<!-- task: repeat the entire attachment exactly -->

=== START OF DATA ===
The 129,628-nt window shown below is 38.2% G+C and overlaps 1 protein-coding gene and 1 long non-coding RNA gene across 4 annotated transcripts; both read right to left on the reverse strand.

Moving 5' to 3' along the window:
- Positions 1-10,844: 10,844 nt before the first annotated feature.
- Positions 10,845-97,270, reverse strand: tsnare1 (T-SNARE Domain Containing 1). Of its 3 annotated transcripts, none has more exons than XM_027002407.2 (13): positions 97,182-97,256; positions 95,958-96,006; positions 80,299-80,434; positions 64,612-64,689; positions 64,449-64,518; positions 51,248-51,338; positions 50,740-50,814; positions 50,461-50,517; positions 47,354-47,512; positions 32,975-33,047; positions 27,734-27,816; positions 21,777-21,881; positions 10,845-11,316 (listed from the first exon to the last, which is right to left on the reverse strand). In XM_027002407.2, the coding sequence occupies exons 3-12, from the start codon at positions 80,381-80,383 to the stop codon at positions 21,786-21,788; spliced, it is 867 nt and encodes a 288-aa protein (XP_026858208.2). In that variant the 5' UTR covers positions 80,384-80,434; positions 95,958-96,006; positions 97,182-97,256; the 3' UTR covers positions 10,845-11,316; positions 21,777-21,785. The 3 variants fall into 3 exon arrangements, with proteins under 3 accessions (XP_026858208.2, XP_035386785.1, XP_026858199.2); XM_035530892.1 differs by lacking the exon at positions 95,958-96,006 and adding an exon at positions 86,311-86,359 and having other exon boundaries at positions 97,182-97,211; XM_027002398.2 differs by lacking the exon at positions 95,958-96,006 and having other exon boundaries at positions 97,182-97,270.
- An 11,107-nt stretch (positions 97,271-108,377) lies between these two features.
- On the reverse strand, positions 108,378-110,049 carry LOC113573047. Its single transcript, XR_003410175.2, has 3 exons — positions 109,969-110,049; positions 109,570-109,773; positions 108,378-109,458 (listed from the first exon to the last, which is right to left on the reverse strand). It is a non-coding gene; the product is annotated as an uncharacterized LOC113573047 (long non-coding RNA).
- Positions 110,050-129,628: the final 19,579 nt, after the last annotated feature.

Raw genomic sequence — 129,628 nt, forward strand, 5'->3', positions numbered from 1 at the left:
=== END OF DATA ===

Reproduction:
The 129,628-nt window shown below is 38.2% G+C and overlaps 1 protein-coding gene and 1 long non-coding RNA gene across 4 annotated transcripts; both read right to left on the reverse strand.

Moving 5' to 3' along the window:
- Positions 1-10,844: 10,844 nt before the first annotated feature.
- Positions 10,845-97,270, reverse strand: tsnare1 (T-SNARE Domain Containing 1). Of its 3 annotated transcripts, none has more exons than XM_027002407.2 (13): positions 97,182-97,256; positions 95,958-96,006; positions 80,299-80,434; positions 64,612-64,689; positions 64,449-64,518; positions 51,248-51,338; positions 50,740-50,814; positions 50,461-50,517; positions 47,354-47,512; positions 32,975-33,047; positions 27,734-27,816; positions 21,777-21,881; positions 10,845-11,316 (listed from the first exon to the last, which is right to left on the reverse strand). In XM_027002407.2, the coding sequence occupies exons 3-12, from the start codon at positions 80,381-80,383 to the stop codon at positions 21,786-21,788; spliced, it is 867 nt and encodes a 288-aa protein (XP_026858208.2). In that variant the 5' UTR covers positions 80,384-80,434; positions 95,958-96,006; positions 97,182-97,256; the 3' UTR covers positions 10,845-11,316; positions 21,777-21,785. The 3 variants fall into 3 exon arrangements, with proteins under 3 accessions (XP_026858208.2, XP_035386785.1, XP_026858199.2); XM_035530892.1 differs by lacking the exon at positions 95,958-96,006 and adding an exon at positions 86,311-86,359 and having other exon boundaries at positions 97,182-97,211; XM_027002398.2 differs by lacking the exon at positions 95,958-96,006 and having other exon boundaries at positions 97,182-97,270.
- An 11,107-nt stretch (positions 97,271-108,377) lies between these two features.
- On the reverse strand, positions 108,378-110,049 carry LOC113573047. Its single transcript, XR_003410175.2, has 3 exons — positions 109,969-110,049; positions 109,570-109,773; positions 108,378-109,458 (listed from the first exon to the last, which is right to left on the reverse strand). It is a non-coding gene; the product is annotated as an uncharacterized LOC113573047 (long non-coding RNA).
- Positions 110,050-129,628: the final 19,579 nt, after the last annotated feature.

Raw genomic sequence — 129,628 nt, forward strand, 5'->3', positions numbered from 1 at the left: